The Tunisian state of emergency imposed after the jihadist attack that killed 38 tourists last month must not suppress freedoms gained since the 2011 revolution, Human Rights Watch said Tuesday.
"Imposing a state of emergency does not give the Tunisian government the right to gut basic rights and freedoms," New York-based HRW said.
Eight days after the June 26 gun attack at the Mediterranean resort of Port El Kantaoui, President Beji Caid Essebsi on Saturday decreed a state of emergency for 30 days.
The rampage by a Tunisian student killed 30 Britons, three Irish nationals, two Germans, one Belgian, one Portuguese and a Russian, and was claimed by the Islamic State group.
Essebsi said the exceptional measure was being introduced because the attack had left Tunisia facing a "special type of war".
HRW deputy chief for the Middle East and North Africa Eric Goldstein said in the statement that Tunisia's security challenges may call for a strong response, but not for sacrificing the rights that Tunisians fought hard to guarantee in their post-revolution constitution."
Kamel Jendoubi, the minister who heads a crisis group set up after the attack, told a news conference Tuesday: "When security is targeted and we face armed criminals... the first right is to ensure security and guarantee the right to life".
He said the state of emergency "only raises the level of vigilance in the country... it has been put into practice but has never threatened freedom in Tunisia".
The measure grants the security forces exceptional powers.
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Among other things, it allows the authorities to bar strike action and public meetings deemed dangerous to public order and to increase controls on the media.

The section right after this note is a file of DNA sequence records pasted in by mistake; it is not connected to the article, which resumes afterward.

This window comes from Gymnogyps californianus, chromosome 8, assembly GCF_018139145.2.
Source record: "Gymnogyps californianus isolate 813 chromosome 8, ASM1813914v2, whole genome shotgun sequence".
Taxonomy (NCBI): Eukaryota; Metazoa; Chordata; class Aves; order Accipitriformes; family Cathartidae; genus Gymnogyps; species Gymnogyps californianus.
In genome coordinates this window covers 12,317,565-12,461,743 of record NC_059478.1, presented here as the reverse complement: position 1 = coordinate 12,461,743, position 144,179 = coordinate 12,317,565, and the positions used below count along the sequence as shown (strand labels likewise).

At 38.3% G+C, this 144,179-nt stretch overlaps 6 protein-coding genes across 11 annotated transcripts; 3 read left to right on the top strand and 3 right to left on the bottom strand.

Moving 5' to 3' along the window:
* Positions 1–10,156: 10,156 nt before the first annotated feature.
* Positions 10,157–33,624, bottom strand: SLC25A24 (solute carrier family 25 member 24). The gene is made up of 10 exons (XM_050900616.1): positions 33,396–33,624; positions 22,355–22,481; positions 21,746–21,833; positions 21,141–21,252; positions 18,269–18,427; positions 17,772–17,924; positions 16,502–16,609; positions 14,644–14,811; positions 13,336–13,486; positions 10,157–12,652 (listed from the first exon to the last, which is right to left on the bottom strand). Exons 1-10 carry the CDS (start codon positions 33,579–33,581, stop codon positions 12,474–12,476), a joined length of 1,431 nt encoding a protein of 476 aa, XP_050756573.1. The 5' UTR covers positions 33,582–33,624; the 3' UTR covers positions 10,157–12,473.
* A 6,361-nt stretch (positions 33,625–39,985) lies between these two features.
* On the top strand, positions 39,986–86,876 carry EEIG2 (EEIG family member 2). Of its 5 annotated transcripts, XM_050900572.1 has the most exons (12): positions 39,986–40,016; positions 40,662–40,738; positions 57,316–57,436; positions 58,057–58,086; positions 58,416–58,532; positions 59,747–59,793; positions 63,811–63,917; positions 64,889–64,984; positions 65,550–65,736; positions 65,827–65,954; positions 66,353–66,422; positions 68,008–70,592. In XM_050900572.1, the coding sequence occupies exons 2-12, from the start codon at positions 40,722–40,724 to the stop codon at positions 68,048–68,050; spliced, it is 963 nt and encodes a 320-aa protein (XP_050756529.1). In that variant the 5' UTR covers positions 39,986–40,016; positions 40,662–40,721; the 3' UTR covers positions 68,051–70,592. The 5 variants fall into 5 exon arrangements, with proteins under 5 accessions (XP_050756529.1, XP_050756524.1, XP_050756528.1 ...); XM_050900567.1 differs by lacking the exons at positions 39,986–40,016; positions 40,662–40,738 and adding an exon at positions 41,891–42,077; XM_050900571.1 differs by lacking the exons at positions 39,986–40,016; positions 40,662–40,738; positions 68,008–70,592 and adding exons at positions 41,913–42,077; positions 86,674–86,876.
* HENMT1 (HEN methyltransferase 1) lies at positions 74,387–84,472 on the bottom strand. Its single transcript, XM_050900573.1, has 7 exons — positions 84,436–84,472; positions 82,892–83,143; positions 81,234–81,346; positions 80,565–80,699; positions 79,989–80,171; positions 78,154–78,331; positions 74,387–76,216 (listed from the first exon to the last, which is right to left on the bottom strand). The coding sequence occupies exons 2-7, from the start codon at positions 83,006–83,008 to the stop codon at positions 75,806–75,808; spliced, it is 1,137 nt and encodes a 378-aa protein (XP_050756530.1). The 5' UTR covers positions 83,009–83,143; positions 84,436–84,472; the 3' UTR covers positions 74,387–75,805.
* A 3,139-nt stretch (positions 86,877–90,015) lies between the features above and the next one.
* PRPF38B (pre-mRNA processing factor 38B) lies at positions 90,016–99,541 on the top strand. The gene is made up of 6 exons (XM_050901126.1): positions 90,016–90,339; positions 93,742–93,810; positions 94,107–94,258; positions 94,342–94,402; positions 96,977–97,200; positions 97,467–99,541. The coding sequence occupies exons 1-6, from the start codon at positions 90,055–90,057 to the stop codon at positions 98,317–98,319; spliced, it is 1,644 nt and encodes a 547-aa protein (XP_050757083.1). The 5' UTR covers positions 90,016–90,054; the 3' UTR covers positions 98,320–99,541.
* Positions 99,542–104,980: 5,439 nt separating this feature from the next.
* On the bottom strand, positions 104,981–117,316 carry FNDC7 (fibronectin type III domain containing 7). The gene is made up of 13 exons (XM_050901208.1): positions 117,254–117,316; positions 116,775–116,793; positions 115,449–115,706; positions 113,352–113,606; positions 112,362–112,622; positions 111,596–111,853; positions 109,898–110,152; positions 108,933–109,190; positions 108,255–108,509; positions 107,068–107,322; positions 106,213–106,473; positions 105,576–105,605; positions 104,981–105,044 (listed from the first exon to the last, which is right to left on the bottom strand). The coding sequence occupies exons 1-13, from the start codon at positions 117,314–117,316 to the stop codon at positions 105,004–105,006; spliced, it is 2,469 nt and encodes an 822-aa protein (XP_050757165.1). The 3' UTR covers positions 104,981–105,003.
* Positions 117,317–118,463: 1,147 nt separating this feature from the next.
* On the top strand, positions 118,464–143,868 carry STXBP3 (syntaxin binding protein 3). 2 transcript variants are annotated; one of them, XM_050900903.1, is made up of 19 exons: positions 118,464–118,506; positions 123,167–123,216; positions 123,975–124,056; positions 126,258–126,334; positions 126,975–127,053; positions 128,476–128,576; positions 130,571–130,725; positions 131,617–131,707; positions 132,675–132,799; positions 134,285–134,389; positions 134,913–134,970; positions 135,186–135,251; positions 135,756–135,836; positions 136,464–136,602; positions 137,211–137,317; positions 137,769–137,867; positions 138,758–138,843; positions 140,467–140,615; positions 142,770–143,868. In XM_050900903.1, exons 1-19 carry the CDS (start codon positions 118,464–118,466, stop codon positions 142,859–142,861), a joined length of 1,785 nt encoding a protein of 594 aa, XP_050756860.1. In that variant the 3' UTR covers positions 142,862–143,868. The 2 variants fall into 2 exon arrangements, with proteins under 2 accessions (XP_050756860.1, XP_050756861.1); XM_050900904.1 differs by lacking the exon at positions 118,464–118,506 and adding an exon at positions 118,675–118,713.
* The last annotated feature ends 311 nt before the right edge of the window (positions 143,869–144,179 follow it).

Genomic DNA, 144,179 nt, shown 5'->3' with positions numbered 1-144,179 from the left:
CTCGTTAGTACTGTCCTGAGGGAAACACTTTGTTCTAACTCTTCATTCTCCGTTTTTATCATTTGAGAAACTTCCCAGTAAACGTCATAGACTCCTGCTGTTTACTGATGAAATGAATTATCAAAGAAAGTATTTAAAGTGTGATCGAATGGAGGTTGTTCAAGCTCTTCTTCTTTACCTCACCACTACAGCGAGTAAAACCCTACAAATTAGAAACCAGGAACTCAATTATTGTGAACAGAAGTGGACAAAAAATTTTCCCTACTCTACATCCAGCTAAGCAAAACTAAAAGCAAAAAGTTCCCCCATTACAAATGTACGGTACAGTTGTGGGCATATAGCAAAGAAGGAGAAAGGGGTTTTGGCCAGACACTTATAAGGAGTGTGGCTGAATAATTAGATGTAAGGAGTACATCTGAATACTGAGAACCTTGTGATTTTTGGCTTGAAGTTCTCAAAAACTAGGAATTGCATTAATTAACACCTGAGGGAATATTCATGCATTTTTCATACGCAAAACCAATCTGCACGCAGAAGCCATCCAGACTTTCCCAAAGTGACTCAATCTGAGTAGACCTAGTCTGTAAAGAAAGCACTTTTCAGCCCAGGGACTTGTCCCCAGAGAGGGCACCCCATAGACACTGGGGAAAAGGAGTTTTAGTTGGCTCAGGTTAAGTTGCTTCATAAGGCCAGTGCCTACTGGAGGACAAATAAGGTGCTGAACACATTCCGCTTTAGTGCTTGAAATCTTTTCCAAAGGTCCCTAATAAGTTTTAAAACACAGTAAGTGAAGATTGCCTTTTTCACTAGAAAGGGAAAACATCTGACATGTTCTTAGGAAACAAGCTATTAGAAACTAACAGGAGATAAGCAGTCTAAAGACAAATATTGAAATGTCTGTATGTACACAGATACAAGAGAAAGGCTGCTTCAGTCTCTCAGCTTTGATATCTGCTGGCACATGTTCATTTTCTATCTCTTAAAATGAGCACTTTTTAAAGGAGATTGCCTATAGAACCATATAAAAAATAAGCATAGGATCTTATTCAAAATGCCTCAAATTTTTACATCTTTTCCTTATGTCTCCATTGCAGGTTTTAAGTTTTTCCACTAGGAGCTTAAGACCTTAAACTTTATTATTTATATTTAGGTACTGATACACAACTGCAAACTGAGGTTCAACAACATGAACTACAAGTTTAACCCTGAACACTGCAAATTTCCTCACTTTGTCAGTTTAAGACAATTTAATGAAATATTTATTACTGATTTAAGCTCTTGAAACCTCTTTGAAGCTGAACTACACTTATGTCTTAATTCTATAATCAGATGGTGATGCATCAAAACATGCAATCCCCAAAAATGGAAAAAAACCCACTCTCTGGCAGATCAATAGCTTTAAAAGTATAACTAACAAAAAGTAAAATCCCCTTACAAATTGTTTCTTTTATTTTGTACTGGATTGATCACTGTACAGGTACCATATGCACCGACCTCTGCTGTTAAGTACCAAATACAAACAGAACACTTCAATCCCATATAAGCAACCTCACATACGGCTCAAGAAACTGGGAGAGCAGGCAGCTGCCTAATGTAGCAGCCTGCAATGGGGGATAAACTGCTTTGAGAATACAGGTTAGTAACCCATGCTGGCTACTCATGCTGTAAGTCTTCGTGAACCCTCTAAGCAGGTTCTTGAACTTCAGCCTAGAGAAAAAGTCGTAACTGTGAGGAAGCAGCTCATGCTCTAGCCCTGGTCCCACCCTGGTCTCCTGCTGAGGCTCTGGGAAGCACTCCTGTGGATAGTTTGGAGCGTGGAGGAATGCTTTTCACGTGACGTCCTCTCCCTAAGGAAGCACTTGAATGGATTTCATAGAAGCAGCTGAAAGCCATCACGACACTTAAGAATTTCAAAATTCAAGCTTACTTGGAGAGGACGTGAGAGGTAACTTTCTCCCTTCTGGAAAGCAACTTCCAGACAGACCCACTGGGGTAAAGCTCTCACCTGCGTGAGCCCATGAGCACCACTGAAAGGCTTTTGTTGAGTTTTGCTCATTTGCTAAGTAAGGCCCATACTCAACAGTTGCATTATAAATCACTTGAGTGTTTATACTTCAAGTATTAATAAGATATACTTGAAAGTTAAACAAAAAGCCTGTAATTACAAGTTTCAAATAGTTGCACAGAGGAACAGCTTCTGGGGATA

Prime Minister Habib Essid said it "allows us to better control (the situation) and to support the national army on the ground in order to have more chances to eradicate terrorism".
"The objective of the state of emergency is to give all means to protect the institutions and achievements of Tunisia", rather than to "restrict freedoms," Essid told state television.
His remarks came after nine non-governmental organisations -- including HRW, Amnesty International and Reporters Without Borders -- wrote to parliament Tuesday warning of "flaws" in a draft "counter-terrorism" bill submitted in March.
The letter said the draft "contains provisions that affect public and individual rights and freedoms".
The nine said the bill would allow police to hold suspects incommunicado for up to 15 days with a prosecutor's consent and without bringing the person before a judge.
"During that time suspects would have no access to a lawyer or contact with their family, increasing the risk of mistreatment or torture."
The current state of emergency is not the first to be imposed in Tunisia since the revolution that sparked the Arab Spring.
There was also one in force from January 14, 2011 -- hours after the flight of dictator Zine El Abidine Ben Ali -- until March last year.